I was planning to share this colorful recipe right after the vegetable stock but it waited for its time like other things in life. I tried different ways to cook beetroots during this period like roasting, sautéing, boiling etc. to understand which one gives the best result for the soup. These trials made my hands and probably my tongue to stay a reddish purple for a while thanks to peeling and eating beetroots for consecutive days.
Beet has a sort of earthy-sweet taste which makes it appropriate for sweet recipes as well as savory ones so I have also an idea of developing a cake recipe in mind by using beetroot. You’ll see it here if I find the result promising. Other than its characteristic and tuneful taste, the most remarkable thing about beet is its color. Color of beetroot is so deep and strong that you feel like you can paint one of the walls in your kitchen with some leftover soup.
Beetroot is also one of the miraculous vegetables considering the positive effects on cardiovascular system and especially on high blood pressure. If you’re a heavy drinker, eating beetroot would be a good choice for your liver too considering its help preventing build up of harmful deposits caused by alcohol abuse. So, try to add some beetroot in your nutritional regime to fully take advantage of this colorful vegetable.
And here comes one of the greatest challenges in life: the matter of how to cook and to peel beetroots without ruining your white t-shirt with just a little drop of beetroot juice. Believe me, trying to peel them in the beginning is a real headache since beetroots are quite sturdy when they are not cooked. Sautéing them is not the proper way I may suggest considering such difficulties.
For me, the best way to cook beetroots safely is to follow the recipe of famous French chef Jean-Georges. Thanks to Mark Bittman from NYT who had shared this cooking technique he learned from him years ago, my kitchen counter and my t-shirt was safe. You do not need to peel the beetroots and no need to cut them in anyway. All you need is individual pieces of aluminum foil to wrap each one tightly. What else? An oven tray and your oven. That’s it!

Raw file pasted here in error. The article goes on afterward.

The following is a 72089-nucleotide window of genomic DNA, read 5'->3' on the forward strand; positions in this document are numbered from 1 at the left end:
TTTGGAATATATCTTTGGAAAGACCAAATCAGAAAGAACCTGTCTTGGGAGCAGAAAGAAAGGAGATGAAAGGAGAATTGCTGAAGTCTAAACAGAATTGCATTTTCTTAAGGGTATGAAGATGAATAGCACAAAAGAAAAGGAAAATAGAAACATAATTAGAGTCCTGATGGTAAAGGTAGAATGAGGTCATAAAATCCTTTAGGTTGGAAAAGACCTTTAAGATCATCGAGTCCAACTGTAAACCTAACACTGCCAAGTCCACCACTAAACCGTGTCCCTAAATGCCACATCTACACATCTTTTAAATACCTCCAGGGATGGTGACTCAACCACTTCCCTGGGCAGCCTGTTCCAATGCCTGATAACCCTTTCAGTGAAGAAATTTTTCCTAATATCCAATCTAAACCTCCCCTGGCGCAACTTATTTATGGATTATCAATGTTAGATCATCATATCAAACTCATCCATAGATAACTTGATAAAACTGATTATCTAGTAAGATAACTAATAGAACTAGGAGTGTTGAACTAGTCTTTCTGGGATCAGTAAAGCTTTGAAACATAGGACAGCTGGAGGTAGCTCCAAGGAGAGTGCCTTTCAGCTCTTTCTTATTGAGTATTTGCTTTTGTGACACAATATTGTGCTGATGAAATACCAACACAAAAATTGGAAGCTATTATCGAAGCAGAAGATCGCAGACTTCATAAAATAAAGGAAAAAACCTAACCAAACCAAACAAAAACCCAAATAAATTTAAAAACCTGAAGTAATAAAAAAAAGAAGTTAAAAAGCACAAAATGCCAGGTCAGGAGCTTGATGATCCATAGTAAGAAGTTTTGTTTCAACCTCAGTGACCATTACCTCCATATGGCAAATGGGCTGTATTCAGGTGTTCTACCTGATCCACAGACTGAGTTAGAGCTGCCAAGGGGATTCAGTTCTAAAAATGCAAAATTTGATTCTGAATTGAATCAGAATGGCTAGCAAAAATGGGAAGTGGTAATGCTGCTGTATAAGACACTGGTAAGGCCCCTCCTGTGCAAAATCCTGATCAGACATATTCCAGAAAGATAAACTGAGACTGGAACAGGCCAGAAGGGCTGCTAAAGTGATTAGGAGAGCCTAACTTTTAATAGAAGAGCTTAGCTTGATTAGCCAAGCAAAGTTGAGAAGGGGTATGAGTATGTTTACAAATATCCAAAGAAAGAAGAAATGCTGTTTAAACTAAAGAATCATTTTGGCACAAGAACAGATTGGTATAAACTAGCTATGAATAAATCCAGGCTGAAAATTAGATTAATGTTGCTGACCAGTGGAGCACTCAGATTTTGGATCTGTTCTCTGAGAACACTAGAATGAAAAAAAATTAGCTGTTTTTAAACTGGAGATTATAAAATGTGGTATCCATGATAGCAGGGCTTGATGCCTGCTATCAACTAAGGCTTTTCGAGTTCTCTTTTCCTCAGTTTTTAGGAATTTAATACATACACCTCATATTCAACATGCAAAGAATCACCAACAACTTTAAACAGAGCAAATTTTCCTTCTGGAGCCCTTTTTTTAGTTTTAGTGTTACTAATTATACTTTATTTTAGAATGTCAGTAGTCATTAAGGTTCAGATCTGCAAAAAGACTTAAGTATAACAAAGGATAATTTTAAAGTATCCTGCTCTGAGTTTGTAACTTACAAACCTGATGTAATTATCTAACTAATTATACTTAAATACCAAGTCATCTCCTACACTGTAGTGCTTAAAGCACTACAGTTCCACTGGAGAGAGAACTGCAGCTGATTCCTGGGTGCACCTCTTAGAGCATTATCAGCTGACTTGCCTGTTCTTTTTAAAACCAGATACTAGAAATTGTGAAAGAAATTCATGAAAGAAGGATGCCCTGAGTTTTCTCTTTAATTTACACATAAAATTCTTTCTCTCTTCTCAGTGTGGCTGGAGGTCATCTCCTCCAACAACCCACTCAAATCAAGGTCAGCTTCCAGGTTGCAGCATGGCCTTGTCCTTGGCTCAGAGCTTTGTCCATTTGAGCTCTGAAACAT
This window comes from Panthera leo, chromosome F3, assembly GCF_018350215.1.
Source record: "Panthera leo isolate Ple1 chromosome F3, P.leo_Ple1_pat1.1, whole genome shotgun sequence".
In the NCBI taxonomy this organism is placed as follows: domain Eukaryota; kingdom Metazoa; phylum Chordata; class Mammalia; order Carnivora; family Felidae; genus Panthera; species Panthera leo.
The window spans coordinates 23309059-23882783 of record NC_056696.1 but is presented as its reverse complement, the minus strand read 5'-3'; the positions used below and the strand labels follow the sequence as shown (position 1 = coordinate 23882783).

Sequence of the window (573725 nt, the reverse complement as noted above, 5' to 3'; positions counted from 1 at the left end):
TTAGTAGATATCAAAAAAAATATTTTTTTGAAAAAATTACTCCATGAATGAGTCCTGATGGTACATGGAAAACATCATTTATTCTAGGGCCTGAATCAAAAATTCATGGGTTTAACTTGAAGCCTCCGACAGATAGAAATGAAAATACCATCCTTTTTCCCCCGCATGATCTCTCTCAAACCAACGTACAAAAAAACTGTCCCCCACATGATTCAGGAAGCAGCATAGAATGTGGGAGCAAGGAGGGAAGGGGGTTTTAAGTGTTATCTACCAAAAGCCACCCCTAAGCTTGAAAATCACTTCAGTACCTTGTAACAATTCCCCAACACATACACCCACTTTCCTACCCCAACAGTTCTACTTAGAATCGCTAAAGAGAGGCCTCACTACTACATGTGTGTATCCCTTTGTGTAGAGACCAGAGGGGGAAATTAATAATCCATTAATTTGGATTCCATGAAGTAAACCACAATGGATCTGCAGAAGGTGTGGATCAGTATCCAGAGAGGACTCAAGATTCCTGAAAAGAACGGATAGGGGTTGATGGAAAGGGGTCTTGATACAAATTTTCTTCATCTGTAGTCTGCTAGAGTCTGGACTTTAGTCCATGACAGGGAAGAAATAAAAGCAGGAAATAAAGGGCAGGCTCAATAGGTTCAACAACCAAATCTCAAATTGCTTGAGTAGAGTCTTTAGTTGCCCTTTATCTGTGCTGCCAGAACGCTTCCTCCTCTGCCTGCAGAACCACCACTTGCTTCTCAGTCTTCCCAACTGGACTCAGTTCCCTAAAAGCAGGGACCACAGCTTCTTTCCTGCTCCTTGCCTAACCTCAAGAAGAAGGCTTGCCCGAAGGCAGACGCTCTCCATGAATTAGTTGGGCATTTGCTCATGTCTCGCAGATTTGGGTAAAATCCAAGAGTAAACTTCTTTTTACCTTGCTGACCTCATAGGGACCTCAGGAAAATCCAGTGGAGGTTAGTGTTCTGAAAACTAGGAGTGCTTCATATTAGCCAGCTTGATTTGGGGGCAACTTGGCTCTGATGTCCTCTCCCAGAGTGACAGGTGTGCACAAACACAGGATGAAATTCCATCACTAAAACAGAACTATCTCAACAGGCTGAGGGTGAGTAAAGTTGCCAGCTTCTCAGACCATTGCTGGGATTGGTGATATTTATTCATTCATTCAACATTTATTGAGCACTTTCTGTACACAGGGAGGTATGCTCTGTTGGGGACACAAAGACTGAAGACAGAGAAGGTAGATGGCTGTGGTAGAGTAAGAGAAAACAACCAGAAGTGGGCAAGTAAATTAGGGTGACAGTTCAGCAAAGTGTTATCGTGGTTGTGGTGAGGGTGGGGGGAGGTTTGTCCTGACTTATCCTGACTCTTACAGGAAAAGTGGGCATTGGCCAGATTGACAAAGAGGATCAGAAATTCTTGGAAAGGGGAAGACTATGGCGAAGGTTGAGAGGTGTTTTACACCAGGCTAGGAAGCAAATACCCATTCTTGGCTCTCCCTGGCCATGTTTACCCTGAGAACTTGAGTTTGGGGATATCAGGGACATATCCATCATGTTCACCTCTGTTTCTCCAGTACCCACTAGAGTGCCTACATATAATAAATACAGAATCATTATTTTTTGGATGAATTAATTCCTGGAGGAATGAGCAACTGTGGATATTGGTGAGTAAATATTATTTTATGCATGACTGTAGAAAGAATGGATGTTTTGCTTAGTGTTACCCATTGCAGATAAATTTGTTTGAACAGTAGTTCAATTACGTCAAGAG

Beets are believed to be one of the wonder foods of ancient world with healing properties and the Greeks were told to present beets to Apollo (god of sun) on a silver platter. I could not find a suitable silverware for the photo shoot but used these hand made ceramic bowls instead. After all, we were not expecting Apollo to join us for dinner.
Ingredients (for 4 serving)
- 350g (12,3 oz) beetroots
- 2 cloves of garlic, chopped
- 4 tablespoons dry white wine
- 2 tablespoons extra virgin olive oil
- 1 tablespoon lemon juice
- 1 teaspoon grounded mustard seed
- freshly ground black pepper
- Sea salt
- 5-6 cups of vegetable stock
Wash beetroots ver well and wrap each beetroot with aluminum foil and place them on a deep baking tray. Bake them in the oven preheated to 200 C (around 400 F) for 60-90 minutes until a thin-bladed knife pierces each with little resistance. (They may cook at different rates especially if their sizes differ too much. So you may need to remove each one when it is done)
After beets have cooled completely, peel off skins with plastic gloves on your hand not to end up with purple hands. Slice beets into wedges or cubes.
|2.||Heat olive oil in a heavy bottom skillet over medium heat. Add garlic and cook until fragrant ad beginning to soften. At that point, add in the sliced beetroots and cook for 3-4 minutes while stirring. Pour the white wine, add mustard seeds, salt, and black pepper. Cook for an additional 4-5 minutes until the alcohol of the wine evaporates. Add vegetable stock and cook further until it starts simmering. Turn off the heat and finely puree the mixture by using a food processor or a hand blender and return to the skillet.|
|3.||Taste and adjust the salt and pepper, add lemon juice to balance the acidity of the soup. You may sprinkle some grated pecorino romano or parmigiani cheese before serving.|